Movie Review: The Fountain

In case anyone ever heard about this movie but was afraid to watch it because it didn’t make any sense…consider this a spoiler-free guide.

The Fountain‘ is one of those weird, profound movies that people tend not to like because they don’t understand what the heck is going on. Nevertheless, the film also happens to be an impressive work of art. It’s not only inspiring, but also makes sense if you know what to look for.

First of all, the general description of this film (as seen on Wikipedia, Amazon, etc.) is wrong. They say the movie is about three men who live in the year 1500, 2000, and 2500 AD. It’s not.

‘The Fountain’ is about one man. And not three reincarnations of one man, either. These are three facets of the same man: himself as he is (normal guy), his inner self (bald space-guy), and himself as a fictional character (the conquistador). All three facets are played by Hugh Jackman.

The plot: a man’s beautiful young wife is diagnosed with cancer. He, being a brilliant scientist, sets out to find a cure and save her life. However, his wife eventually overcomes her fear of death, accepts her fate, and wishes only to spend what little time she has left with him. He, however, is so obsessed with his research that he no longer has time to spare for her.

Outwardly, the scientist is entirely concerned with his wife’s well-being; his whole existence revolves around saving her. Inwardly, however, it is shown that he has grown obsessed with defeating death itself. His inner persona (bald space-guy) actively dotes on the tree – the symbol of eternal life – and is terrified of losing it. He’s not just grieving; he’s become afraid of his own mortality. The thought of his wife pains him, and at times she appears more like a haunting specter than his true love.

His wife, desperate to make him understand what is happening, writes a story. In it, the Queen of Spain is hounded by the Inquisition. She has become enamored with the idea of the Tree of Life from Genesis, believed to be hidden somewhere in the New World. She sends her most trusted conquistador to bring back its sap so that they may become immortal and rule forever. The conquistador is very motivated by this, and battles his way through friend and foe alike to find the place where the Tree of Life is hidden.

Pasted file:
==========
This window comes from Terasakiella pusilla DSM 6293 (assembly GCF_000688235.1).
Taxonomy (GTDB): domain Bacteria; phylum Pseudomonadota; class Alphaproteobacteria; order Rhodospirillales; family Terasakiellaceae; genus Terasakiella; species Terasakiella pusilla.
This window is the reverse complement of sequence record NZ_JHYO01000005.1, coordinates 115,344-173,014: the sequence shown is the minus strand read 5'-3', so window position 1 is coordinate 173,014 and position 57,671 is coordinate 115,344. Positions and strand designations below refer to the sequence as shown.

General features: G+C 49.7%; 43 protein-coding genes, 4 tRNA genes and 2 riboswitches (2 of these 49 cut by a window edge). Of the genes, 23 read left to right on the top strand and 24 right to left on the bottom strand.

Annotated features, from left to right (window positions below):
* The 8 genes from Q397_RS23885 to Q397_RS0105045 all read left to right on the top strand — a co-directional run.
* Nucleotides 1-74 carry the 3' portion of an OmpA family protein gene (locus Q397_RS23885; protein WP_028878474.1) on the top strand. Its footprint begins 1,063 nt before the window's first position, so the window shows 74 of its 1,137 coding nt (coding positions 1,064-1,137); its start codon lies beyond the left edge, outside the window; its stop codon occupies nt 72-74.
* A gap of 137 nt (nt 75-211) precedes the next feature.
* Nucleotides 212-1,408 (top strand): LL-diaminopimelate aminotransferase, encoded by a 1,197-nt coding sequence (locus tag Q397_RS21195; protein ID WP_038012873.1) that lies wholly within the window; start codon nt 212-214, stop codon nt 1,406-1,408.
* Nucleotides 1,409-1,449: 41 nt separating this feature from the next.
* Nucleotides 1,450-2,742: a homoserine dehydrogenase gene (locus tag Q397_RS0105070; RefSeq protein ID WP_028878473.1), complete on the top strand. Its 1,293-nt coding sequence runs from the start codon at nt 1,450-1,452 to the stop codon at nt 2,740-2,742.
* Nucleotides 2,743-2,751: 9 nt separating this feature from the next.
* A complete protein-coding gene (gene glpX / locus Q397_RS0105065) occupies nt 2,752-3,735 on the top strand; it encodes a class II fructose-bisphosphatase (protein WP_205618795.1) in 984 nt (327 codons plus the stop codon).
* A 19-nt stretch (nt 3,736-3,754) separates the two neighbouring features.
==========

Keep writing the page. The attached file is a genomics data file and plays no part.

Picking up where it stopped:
The three storylines – that is, the three versions of Hugh Jackman – can be confusing unless one keeps in mind what each one represents. Only the scientist is ‘real’. The space-guy is a representation of the scientist’s inner self, which is reacting to thoughts of his wife, the story she wants him to finish, and his desire to defeat death. The conquistador is a fictional dramatization of what has transpired since the scientist’s wife was diagnosed. All three versions of Hugh interact with one-another in ways that would not make sense if one assumed they were separate people, or even separate incarnations of the same person.

As the movie continues, the scientist is unable to accept what has happened to either his wife or himself until he finishes writing the story. By doing so, he realizes what the conquistador’s fate must inevitably be. He realizes that it is the same path he is currently on. And through this, his inner self is able to attain a sort of enlightenment. Immortality is not gained by coveting life (as his inner self was trying to do by consuming the tree). It can only be gained by sacrificing yourself for something else.

Some extra clarification on the film’s jumbled beginning: it starts at the end of the three storylines, when the spaceman is alone and reminiscing over the conquistador’s penultimate chapter. The memory of his wife then prompts him to enter a flashback where he recounts everything that’s happened up till then (and being a weird space-dude, of course he would create memories by tattooing tree-rings on his arms, right?). It is only after reliving these traumatic memories that he’s able to acknowledge his own desires, confront his wife, and compose the story’s final chapter.

And yeah, there’s a lot more detail in this film that I won’t go into; first, because it would take too much time, and second, because I don’t understand all of it. According to Infogalactic, writer and director Darren Aronofsky said: “[The film is] very much like a Rubik’s Cube, where you can solve it in several different ways, but ultimately there’s only one solution at the end.”

I do not know what Mr. Aronofsky’s views on religion actually are (after reading his profile, I’m not sure he knows, either), although he appears to be a Jewish agnostic. His main characters’ ideas on life and death are an agnostic-pagan mishmash of ‘giving one’s body back to the earth’ that fits with the moral of the story, but isn’t too off-putting if you happen not to agree with it. The Grand Inquisitor was portrayed as the villain in the beginning, but the efforts of the rebellious Queen and her Conquistador were foolish and destructive as well. In Spain the Catholic conquistador is seen praying before the Host, which resembles the nebula of the afterlife; in the New World, he prays before a lock of the Queen’s hair instead. He begins as a righteous man, but is seduced by worldly greed.

Though the climax of the film employs pagan imagery, it can easily be interpreted in a Christian light. None of us are meant to live forever…at least not in this world.  Only by sacrificing one’s self, abolishing pride, and living solely for love – only by dying, as it is said, in Christ – can we live forever.

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